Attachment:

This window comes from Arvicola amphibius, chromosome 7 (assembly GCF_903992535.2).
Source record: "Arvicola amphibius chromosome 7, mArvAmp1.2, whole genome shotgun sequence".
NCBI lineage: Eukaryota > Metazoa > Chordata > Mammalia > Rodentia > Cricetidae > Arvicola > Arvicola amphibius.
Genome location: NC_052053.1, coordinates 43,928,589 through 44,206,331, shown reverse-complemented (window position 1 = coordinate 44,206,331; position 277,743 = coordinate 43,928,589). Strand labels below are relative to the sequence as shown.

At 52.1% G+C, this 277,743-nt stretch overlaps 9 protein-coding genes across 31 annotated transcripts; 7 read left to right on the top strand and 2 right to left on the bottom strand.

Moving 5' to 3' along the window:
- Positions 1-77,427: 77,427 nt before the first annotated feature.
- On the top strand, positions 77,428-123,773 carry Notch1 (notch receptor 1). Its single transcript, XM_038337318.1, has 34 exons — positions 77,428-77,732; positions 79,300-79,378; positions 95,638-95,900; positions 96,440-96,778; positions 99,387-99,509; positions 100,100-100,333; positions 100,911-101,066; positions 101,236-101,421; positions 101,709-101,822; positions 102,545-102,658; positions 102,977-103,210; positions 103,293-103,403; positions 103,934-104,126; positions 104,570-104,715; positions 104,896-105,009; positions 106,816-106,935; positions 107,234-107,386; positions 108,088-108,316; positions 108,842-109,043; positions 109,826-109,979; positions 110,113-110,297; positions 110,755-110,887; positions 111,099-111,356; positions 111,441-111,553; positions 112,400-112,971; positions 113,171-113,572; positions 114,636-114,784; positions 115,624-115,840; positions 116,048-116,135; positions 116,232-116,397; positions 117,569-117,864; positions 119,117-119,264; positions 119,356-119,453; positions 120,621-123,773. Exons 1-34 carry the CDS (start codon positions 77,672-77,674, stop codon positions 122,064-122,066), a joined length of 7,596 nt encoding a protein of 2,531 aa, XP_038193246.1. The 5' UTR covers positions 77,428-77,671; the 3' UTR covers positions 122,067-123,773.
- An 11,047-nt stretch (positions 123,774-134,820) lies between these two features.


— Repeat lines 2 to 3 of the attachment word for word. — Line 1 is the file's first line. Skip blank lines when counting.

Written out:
Source record: "Arvicola amphibius chromosome 7, mArvAmp1.2, whole genome shotgun sequence".
NCBI lineage: Eukaryota > Metazoa > Chordata > Mammalia > Rodentia > Cricetidae > Arvicola > Arvicola amphibius.